Green Bay Packers: Why the Team Must Stick with Finley

Travis WakemanCorrespondent IIFebruary 10, 2013

GREEN BAY, WI - JANUARY 15:  Jermichael Finley #88 of the Green Bay Packers reacts after a play against the New York Giants during their NFC Divisional playoff game at Lambeau Field on January 15, 2012 in Green Bay, Wisconsin.  (Photo by Jamie Squire/Getty Images)
Jamie Squire/Getty Images

Though Green Bay Packers tight end Jermichael Finley believes there is a "50/50" chance (via ESPN) he is in Green Bay next season, the team needs to make it clear that he is part of their future going forward—and soon.

Finley was plagued by drops and inconsistent play last season, but he still had 61 receptions, the most he has had in one season in his five-year career.

While the Packers may be enticed to trade or release Finley due to the fact it would save them over $8 million dollars in cap money, there are two major reasons Finley needs to be a part of this team.

For starters, there is no other tight end on the team who is going to give you what the big, athletic Finley does.

Aside from Finley, the team got 16 receptions for 271 yards from the tight end position. Tom Crabtree is capable of chipping in a big play here and there, but he would be a big downgrade from Finley if he were inserted into the starting lineup.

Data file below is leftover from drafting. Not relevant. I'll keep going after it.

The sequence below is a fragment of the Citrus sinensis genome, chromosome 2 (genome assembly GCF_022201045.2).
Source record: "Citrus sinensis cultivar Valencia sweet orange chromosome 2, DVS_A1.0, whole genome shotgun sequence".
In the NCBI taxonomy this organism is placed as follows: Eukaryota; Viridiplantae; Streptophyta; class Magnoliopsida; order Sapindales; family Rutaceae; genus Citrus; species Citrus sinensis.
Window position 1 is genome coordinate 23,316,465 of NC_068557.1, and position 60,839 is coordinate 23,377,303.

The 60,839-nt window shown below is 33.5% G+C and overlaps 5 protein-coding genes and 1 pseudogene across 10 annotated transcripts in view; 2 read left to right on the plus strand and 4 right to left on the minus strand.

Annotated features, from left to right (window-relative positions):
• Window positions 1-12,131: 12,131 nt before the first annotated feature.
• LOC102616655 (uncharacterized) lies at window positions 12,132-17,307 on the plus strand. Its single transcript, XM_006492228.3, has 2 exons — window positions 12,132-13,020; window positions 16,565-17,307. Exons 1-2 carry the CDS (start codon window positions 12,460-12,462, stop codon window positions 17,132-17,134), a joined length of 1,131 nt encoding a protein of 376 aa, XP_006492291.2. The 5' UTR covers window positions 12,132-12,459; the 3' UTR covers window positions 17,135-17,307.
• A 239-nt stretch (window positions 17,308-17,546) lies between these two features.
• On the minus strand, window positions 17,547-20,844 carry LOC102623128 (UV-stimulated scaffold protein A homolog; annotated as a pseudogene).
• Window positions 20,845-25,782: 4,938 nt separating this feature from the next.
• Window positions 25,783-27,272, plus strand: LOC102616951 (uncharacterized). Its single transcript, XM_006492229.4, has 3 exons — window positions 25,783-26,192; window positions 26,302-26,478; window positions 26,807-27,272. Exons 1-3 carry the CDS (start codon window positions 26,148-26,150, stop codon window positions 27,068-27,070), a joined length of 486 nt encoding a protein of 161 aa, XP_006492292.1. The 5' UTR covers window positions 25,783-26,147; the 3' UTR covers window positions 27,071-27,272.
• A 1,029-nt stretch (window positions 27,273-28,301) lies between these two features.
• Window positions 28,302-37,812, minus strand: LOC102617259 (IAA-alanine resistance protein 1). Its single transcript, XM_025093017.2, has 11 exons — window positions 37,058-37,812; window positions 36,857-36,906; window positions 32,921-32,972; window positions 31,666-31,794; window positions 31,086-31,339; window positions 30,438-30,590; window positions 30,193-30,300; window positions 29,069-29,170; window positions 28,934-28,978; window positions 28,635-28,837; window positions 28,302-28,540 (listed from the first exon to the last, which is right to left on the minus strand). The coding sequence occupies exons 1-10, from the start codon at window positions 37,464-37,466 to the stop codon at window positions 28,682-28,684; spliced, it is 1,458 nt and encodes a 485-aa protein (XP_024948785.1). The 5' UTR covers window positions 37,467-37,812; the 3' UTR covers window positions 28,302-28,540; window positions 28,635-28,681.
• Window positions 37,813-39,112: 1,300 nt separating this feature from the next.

Furthermore, the team has already lost wide receiver Donald Driver due to retirement, and Greg Jennings, the team's No. 1 wide receiver for the last several years, doesn't figure to be back. Aaron Rodgers is an excellent quarterback, but that is just too many weapons to lose in one offseason.

Finley will receive a $3 million bonus if he is on the roster in March, more money the team would save if he isn't there. But giving up on a 25-year old player who has averaged 58 receptions and 717 yards over the last two seasons would prove even more costly.

Restructuring his contract to be more cap-friendly would be ideal for Green Bay, but if they can't, they need to pay him what he is due. 

Finley's confidence was certainly shaken last season, hence all the drops.

He allowed the boos and the heckling from fans to get inside his head. Making it clear to Finley that he is a big part of the team's future is something that would restore that confidence and allow him to stay in one of the league's top offenses.

Having a player at tight end such as Finley is a luxury many NFL teams wish they had, and for the Packers, the alternative to keeping him in Green Bay is watching him make big plays in another uniform.